Reaching the Hard to Reach: Adamthwaite
March 16th, 2023
The B4RN network reaches rural properties most commercial operators wouldn't consider. If a property wants a connection (and we can get the required permission), we will build it - no matter how remote.
A perfect example of this is a connection to a farm in the Ravenstonedale project - getting Adamthwaite live on gigabit full fibre broadband involved a 2,500 metre dig over hilly terrain.
The first of many customers got B4RN service in Ravenstonedale in December 2022. But, as B4RN has proven repeatedly over the last decade, we don't just cherry pick the easy connections.
Local volunteer, Peter Cotterill, says that's what makes B4RN special: "When I first got involved with B4RN they said they would offer a connection to everyone in our parish. My scepticism is well and truly overcome with B4RN’s mole ploughing to Adamthwaite, right in the hills and at the same cost to the customer – amazing!"
B4RN's Community Engagement and Development Officer, Stan Jenkins, added: “I am delighted that so many people in Ravenstonedale parish are now live on the B4RN network, and we look forward to seeing more added in the coming weeks.
"A massive ‘thank you’ to Peter Cotterill, Andrew Forsythe, Peter Brummitt and many others for their continuous efforts throughout the project stages; working tirelessly to ensure every homeowner is kept up-to-date along with providing advice and helping complete house installations. Without them, the Ravenstonedale project would simply not have happened.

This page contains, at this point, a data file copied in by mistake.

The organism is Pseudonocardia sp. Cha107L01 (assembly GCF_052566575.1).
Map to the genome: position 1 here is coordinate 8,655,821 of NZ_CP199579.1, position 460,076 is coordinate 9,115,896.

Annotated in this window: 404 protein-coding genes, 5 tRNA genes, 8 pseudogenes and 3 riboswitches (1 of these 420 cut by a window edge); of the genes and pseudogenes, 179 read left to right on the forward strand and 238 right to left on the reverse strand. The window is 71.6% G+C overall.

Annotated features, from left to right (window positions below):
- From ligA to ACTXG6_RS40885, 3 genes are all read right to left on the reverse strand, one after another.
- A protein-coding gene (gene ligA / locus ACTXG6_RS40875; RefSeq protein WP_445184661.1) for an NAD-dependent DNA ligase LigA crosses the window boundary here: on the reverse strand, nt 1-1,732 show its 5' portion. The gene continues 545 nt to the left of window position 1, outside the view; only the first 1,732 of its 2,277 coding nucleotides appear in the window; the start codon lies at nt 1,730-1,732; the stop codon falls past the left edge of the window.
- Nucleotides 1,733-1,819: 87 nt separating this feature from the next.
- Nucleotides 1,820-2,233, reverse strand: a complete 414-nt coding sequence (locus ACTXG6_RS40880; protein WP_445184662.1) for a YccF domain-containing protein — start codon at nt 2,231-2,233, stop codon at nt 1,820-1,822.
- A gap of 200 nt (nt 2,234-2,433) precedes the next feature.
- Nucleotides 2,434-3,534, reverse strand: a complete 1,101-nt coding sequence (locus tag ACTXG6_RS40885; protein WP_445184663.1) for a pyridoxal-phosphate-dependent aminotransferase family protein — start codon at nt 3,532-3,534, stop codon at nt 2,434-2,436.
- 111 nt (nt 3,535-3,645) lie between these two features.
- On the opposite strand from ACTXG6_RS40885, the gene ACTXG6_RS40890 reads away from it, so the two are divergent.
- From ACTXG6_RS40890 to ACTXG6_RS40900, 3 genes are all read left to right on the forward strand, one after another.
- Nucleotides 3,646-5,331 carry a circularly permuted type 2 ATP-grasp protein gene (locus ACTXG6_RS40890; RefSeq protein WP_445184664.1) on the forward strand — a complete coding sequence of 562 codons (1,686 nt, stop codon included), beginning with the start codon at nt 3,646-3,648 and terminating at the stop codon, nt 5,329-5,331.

"Also, a big thank you to the landowners – who have given us permission to use their land, and the investors who have helped make the books balance for this project.”
B4RN CEO Michael Lee said: "At B4RN we do things differently. We exist to bring the best internet in the country to the communities that are hardest to reach. We do this by working shoulder to shoulder with those communities, and we do it to deliver enduring benefit to those communities
“They also stand to gain the most from gigabit connectivity. A full fibre network in these rural areas doesn’t just transform how people communicate today, but it can also have a significant and lasting impact on the future they, and their children, see for their communities in an increasingly digital age.”
Below: A satellite image taken from Google Earth. The three dots at the bottom are the farm at Adamthwaite, with 2.5km of ducting laid from the previous connection (the dot towards the top right).
Below: A quick video taken by a Team B4RN staff member giving an idea of the scale of the dig.